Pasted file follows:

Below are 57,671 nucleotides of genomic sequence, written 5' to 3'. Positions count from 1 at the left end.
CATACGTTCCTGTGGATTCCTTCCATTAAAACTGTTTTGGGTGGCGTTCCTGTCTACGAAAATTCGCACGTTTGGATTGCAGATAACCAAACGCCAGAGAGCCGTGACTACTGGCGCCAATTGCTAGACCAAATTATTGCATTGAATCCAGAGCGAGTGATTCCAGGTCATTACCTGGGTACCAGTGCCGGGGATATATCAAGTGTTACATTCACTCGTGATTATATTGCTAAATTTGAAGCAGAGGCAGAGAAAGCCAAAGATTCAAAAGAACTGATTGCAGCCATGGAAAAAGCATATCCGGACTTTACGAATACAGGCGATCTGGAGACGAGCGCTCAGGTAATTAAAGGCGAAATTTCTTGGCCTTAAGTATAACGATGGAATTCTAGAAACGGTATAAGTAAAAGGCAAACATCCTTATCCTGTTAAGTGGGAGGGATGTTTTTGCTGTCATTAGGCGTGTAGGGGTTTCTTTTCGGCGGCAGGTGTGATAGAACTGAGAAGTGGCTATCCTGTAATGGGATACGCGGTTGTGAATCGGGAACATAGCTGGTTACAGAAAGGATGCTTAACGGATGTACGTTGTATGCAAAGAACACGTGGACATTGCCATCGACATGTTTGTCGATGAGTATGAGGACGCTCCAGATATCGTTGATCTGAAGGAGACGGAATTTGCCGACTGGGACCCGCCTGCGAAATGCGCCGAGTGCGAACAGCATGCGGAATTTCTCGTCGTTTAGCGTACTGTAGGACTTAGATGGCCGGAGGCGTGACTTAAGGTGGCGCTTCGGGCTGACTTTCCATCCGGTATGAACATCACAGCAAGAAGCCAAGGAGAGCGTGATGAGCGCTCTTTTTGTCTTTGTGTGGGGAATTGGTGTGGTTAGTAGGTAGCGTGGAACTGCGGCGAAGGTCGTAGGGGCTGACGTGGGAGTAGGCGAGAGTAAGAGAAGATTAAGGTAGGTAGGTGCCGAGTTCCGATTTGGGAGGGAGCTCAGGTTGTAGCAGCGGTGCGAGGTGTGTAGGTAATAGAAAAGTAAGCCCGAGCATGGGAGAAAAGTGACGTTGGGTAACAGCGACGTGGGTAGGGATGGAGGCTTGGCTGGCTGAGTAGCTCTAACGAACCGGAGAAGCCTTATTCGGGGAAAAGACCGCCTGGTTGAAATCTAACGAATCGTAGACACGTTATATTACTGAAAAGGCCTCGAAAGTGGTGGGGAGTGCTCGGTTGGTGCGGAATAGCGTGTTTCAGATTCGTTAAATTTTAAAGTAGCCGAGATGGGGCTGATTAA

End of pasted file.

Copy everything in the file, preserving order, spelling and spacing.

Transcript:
Below are 57,671 nucleotides of genomic sequence, written 5' to 3'. Positions count from 1 at the left end.
CATACGTTCCTGTGGATTCCTTCCATTAAAACTGTTTTGGGTGGCGTTCCTGTCTACGAAAATTCGCACGTTTGGATTGCAGATAACCAAACGCCAGAGAGCCGTGACTACTGGCGCCAATTGCTAGACCAAATTATTGCATTGAATCCAGAGCGAGTGATTCCAGGTCATTACCTGGGTACCAGTGCCGGGGATATATCAAGTGTTACATTCACTCGTGATTATATTGCTAAATTTGAAGCAGAGGCAGAGAAAGCCAAAGATTCAAAAGAACTGATTGCAGCCATGGAAAAAGCATATCCGGACTTTACGAATACAGGCGATCTGGAGACGAGCGCTCAGGTAATTAAAGGCGAAATTTCTTGGCCTTAAGTATAACGATGGAATTCTAGAAACGGTATAAGTAAAAGGCAAACATCCTTATCCTGTTAAGTGGGAGGGATGTTTTTGCTGTCATTAGGCGTGTAGGGGTTTCTTTTCGGCGGCAGGTGTGATAGAACTGAGAAGTGGCTATCCTGTAATGGGATACGCGGTTGTGAATCGGGAACATAGCTGGTTACAGAAAGGATGCTTAACGGATGTACGTTGTATGCAAAGAACACGTGGACATTGCCATCGACATGTTTGTCGATGAGTATGAGGACGCTCCAGATATCGTTGATCTGAAGGAGACGGAATTTGCCGACTGGGACCCGCCTGCGAAATGCGCCGAGTGCGAACAGCATGCGGAATTTCTCGTCGTTTAGCGTACTGTAGGACTTAGATGGCCGGAGGCGTGACTTAAGGTGGCGCTTCGGGCTGACTTTCCATCCGGTATGAACATCACAGCAAGAAGCCAAGGAGAGCGTGATGAGCGCTCTTTTTGTCTTTGTGTGGGGAATTGGTGTGGTTAGTAGGTAGCGTGGAACTGCGGCGAAGGTCGTAGGGGCTGACGTGGGAGTAGGCGAGAGTAAGAGAAGATTAAGGTAGGTAGGTGCCGAGTTCCGATTTGGGAGGGAGCTCAGGTTGTAGCAGCGGTGCGAGGTGTGTAGGTAATAGAAAAGTAAGCCCGAGCATGGGAGAAAAGTGACGTTGGGTAACAGCGACGTGGGTAGGGATGGAGGCTTGGCTGGCTGAGTAGCTCTAACGAACCGGAGAAGCCTTATTCGGGGAAAAGACCGCCTGGTTGAAATCTAACGAATCGTAGACACGTTATATTACTGAAAAGGCCTCGAAAGTGGTGGGGAGTGCTCGGTTGGTGCGGAATAGCGTGTTTCAGATTCGTTAAATTTTAAAGTAGCCGAGATGGGGCTGATTAA